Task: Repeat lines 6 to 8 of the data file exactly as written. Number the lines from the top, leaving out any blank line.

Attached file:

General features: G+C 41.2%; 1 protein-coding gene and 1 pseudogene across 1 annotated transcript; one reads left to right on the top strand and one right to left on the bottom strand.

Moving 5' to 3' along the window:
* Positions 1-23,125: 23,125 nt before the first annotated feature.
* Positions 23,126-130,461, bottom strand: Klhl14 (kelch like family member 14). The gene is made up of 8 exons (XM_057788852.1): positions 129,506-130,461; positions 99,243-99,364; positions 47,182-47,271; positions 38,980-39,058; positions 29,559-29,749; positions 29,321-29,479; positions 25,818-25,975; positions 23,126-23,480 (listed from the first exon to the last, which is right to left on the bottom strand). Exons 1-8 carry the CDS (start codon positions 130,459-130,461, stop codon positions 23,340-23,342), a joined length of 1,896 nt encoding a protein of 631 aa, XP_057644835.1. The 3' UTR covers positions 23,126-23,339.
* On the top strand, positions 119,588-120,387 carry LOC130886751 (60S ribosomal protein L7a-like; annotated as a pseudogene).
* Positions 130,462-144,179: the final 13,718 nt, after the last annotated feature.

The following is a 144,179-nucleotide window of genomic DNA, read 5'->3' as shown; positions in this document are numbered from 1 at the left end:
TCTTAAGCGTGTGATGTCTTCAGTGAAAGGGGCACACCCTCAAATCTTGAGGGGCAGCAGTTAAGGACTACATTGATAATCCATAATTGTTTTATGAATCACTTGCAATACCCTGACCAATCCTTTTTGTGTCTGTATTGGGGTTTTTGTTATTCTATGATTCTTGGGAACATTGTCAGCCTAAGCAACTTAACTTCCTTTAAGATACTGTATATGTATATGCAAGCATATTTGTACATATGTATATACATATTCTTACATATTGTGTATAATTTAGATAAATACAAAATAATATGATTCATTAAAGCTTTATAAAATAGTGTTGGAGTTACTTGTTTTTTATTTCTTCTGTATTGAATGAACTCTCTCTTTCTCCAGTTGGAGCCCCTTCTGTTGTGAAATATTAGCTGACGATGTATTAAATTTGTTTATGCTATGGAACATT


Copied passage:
* Positions 130,462-144,179: the final 13,718 nt, after the last annotated feature.

The following is a 144,179-nucleotide window of genomic DNA, read 5'->3' as shown; positions in this document are numbered from 1 at the left end:
TCTTAAGCGTGTGATGTCTTCAGTGAAAGGGGCACACCCTCAAATCTTGAGGGGCAGCAGTTAAGGACTACATTGATAATCCATAATTGTTTTATGAATCACTTGCAATACCCTGACCAATCCTTTTTGTGTCTGTATTGGGGTTTTTGTTATTCTATGATTCTTGGGAACATTGTCAGCCTAAGCAACTTAACTTCCTTTAAGATACTGTATATGTATATGCAAGCATATTTGTACATATGTATATACATATTCTTACATATTGTGTATAATTTAGATAAATACAAAATAATATGATTCATTAAAGCTTTATAAAATAGTGTTGGAGTTACTTGTTTTTTATTTCTTCTGTATTGAATGAACTCTCTCTTTCTCCAGTTGGAGCCCCTTCTGTTGTGAAATATTAGCTGACGATGTATTAAATTTGTTTATGCTATGGAACATT